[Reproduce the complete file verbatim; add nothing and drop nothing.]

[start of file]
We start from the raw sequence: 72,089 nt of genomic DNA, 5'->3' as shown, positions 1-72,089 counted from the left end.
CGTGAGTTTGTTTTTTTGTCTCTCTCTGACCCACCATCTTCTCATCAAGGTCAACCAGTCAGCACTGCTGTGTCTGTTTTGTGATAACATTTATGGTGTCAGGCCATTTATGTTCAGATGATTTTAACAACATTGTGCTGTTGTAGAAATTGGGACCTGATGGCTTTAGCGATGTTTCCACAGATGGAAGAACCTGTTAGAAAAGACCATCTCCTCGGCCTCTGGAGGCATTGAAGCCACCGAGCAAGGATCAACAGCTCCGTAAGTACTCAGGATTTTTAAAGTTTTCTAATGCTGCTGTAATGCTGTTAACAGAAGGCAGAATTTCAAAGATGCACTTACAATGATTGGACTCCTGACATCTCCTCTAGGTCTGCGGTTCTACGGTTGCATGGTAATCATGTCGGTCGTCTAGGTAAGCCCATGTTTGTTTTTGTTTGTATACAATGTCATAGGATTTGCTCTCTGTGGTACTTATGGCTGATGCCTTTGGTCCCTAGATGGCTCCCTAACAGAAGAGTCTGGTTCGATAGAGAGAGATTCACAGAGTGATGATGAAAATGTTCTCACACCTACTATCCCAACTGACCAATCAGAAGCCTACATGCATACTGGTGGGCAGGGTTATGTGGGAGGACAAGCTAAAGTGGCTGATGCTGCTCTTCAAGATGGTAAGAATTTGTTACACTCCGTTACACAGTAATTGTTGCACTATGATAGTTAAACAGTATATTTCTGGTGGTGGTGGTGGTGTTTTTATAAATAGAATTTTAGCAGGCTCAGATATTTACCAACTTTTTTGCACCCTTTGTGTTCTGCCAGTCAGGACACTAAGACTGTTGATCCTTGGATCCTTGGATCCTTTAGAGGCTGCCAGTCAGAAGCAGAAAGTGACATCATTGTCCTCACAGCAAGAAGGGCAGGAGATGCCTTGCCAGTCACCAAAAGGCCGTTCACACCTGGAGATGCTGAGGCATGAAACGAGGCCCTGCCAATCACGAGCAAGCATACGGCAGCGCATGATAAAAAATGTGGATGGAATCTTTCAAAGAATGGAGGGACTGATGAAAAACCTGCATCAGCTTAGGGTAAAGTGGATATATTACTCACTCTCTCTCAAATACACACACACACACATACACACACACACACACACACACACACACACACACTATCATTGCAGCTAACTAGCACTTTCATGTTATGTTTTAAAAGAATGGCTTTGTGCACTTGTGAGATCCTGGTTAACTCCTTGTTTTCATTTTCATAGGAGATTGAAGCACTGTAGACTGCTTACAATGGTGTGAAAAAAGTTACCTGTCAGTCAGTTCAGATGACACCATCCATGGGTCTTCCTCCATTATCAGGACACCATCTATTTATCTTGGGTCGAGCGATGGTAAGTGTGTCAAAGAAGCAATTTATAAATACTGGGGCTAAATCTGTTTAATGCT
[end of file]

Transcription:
We start from the raw sequence: 72,089 nt of genomic DNA, 5'->3' as shown, positions 1-72,089 counted from the left end.
CGTGAGTTTGTTTTTTTGTCTCTCTCTGACCCACCATCTTCTCATCAAGGTCAACCAGTCAGCACTGCTGTGTCTGTTTTGTGATAACATTTATGGTGTCAGGCCATTTATGTTCAGATGATTTTAACAACATTGTGCTGTTGTAGAAATTGGGACCTGATGGCTTTAGCGATGTTTCCACAGATGGAAGAACCTGTTAGAAAAGACCATCTCCTCGGCCTCTGGAGGCATTGAAGCCACCGAGCAAGGATCAACAGCTCCGTAAGTACTCAGGATTTTTAAAGTTTTCTAATGCTGCTGTAATGCTGTTAACAGAAGGCAGAATTTCAAAGATGCACTTACAATGATTGGACTCCTGACATCTCCTCTAGGTCTGCGGTTCTACGGTTGCATGGTAATCATGTCGGTCGTCTAGGTAAGCCCATGTTTGTTTTTGTTTGTATACAATGTCATAGGATTTGCTCTCTGTGGTACTTATGGCTGATGCCTTTGGTCCCTAGATGGCTCCCTAACAGAAGAGTCTGGTTCGATAGAGAGAGATTCACAGAGTGATGATGAAAATGTTCTCACACCTACTATCCCAACTGACCAATCAGAAGCCTACATGCATACTGGTGGGCAGGGTTATGTGGGAGGACAAGCTAAAGTGGCTGATGCTGCTCTTCAAGATGGTAAGAATTTGTTACACTCCGTTACACAGTAATTGTTGCACTATGATAGTTAAACAGTATATTTCTGGTGGTGGTGGTGGTGTTTTTATAAATAGAATTTTAGCAGGCTCAGATATTTACCAACTTTTTTGCACCCTTTGTGTTCTGCCAGTCAGGACACTAAGACTGTTGATCCTTGGATCCTTGGATCCTTTAGAGGCTGCCAGTCAGAAGCAGAAAGTGACATCATTGTCCTCACAGCAAGAAGGGCAGGAGATGCCTTGCCAGTCACCAAAAGGCCGTTCACACCTGGAGATGCTGAGGCATGAAACGAGGCCCTGCCAATCACGAGCAAGCATACGGCAGCGCATGATAAAAAATGTGGATGGAATCTTTCAAAGAATGGAGGGACTGATGAAAAACCTGCATCAGCTTAGGGTAAAGTGGATATATTACTCACTCTCTCTCAAATACACACACACACACATACACACACACACACACACACACACACACACACACTATCATTGCAGCTAACTAGCACTTTCATGTTATGTTTTAAAAGAATGGCTTTGTGCACTTGTGAGATCCTGGTTAACTCCTTGTTTTCATTTTCATAGGAGATTGAAGCACTGTAGACTGCTTACAATGGTGTGAAAAAAGTTACCTGTCAGTCAGTTCAGATGACACCATCCATGGGTCTTCCTCCATTATCAGGACACCATCTATTTATCTTGGGTCGAGCGATGGTAAGTGTGTCAAAGAAGCAATTTATAAATACTGGGGCTAAATCTGTTTAATGCT